What does the Sikh community look like after Coronavirus? An interview

21st May 2020   •   video
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What does the Sikh community look like after the Coronavirus?

Gurdwaras, the langar (community kitchen), the nagar kirtan (street processions) and all community events involve a lot of people in one place. Many say such events won’t be allowed anytime soon. Maybe even until a vaccine is found. Will Gurdwaras have to change? What are Sikh leaders thinking about?

I spoke to Gurpreet Singh Anand, managing trustee at Central Gurdwara Khalsa Jatha, aka Shepherd’s Bush Gurdwara (London), the oldest and most iconic Gurdwara in Britain.

The full conversation was recorded last week over Zoom.

Mr Singh Anand talks about how Sikhs are keeping in touch with Gurdwaras through technology; how this is a time of transition and change for Sikh institutions; how Gurdwaras are planning to keep Sikhs safe in the future.

He also said he felt the UK government hadn’t consulted Sikhs with experience of running Gurdwaras in the guidelines they had drafted. Most importantly, his advice for Sikhs right now is to pray from home until it’s fully safe. “We don't want to lose more people,” he says quite firmly.

Below are only some excerpts from the full video interview above.

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What have Sikhs been saying to you over the last few weeks?



“People have been very positive that although they've not been able to come to the Gurdwaras, and they've been at home they found it's actually, you know, helped them focus more on their Sikhi and bring them closer to the Guru. So people have been very active using Zoom as we are here. We've seen kirtan sessions going on Zoom, paath sessions going on on Zoom. So the community is very adaptive. We know how to adapt when we face situations, and that's been historical for us.”

When we spoke earlier the Gurdwara was already under threat from the local council. You said to me that even a small drop in takings would affect the financial situation of the Gurdwara. Are you worried about the status of Gurdwaras?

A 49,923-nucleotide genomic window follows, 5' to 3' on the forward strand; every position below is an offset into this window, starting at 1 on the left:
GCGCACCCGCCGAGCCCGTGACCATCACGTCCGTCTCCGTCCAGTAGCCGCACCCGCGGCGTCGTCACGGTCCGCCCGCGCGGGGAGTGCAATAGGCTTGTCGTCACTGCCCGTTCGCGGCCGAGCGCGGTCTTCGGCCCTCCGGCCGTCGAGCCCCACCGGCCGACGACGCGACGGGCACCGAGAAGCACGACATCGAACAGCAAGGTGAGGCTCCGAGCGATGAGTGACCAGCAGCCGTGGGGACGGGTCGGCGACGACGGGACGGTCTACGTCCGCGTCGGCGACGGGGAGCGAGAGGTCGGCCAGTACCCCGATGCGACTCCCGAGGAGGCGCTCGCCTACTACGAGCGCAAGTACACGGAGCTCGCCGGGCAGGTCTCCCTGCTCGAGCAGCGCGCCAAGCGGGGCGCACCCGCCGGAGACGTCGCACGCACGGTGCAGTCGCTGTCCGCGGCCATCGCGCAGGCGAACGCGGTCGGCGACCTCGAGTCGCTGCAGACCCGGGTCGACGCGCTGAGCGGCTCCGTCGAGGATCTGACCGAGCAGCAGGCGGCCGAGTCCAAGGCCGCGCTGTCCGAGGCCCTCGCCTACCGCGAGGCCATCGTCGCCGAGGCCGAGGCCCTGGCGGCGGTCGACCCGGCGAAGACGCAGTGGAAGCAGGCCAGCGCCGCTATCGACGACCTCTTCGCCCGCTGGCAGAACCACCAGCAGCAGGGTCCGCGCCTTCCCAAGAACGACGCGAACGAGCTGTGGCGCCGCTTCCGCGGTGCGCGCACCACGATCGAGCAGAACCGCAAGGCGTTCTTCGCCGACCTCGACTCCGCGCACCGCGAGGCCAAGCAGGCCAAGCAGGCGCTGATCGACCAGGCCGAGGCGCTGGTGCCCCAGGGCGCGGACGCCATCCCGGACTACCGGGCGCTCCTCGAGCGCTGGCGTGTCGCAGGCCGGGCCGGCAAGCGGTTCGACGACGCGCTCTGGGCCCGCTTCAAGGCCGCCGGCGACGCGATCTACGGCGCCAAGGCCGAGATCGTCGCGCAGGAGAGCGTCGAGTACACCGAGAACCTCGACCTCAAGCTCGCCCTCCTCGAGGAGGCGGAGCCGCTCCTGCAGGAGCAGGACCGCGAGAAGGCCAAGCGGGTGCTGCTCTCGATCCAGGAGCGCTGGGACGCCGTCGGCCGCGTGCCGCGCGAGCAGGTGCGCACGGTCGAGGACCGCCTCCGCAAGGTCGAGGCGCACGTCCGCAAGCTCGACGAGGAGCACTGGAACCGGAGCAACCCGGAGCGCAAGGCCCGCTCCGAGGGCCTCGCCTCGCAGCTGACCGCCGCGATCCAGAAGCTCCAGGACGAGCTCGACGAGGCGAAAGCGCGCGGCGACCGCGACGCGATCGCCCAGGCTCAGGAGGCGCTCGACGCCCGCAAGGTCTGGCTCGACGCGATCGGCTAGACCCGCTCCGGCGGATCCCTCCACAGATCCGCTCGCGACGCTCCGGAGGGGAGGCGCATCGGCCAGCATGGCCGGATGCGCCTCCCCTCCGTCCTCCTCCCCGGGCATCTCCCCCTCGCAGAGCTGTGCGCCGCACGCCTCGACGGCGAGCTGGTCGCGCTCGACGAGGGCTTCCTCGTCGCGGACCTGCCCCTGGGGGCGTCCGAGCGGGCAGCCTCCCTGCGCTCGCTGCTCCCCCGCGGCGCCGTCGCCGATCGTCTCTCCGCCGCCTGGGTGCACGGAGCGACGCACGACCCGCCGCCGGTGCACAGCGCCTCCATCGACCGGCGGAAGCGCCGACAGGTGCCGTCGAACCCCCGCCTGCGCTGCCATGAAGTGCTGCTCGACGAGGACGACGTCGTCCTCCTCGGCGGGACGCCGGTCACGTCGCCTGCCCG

“I'm not worried. What this has allowed us to do is look at how we operate, where our Sangat is, and allowed the Sangat to give to the Gurdwara. So we've just changed how we operate. So the Gurdwara saab has implemented a very high tech live stream solution to allow us to stream 4k quality videos of a divan out and that's helped us actually bring out to Sangat that we've got globally. We're no longer operating within the confinement of four walls.”

Going forward, how are Gurdwaras going to change? The makeup of Gurdwaras have largely been around community events, around those four walls. Now you’re looking global. Will other Gurdwaras have to do the same? And do you think that’s going to change how Gurdwaras work?



“They would need to or they will be impacted because if they don't have Sangat coming in, obviously one of the main sources of funding for many Gurdwaras is their golak (collection box). And if that declines and they're unable to pay staff and unable to pay their bills, they will be impacted and will be under threat.”

What do you think about events such as nagar kirtans, or even doing langar. Are you looking to change how that works in the near future?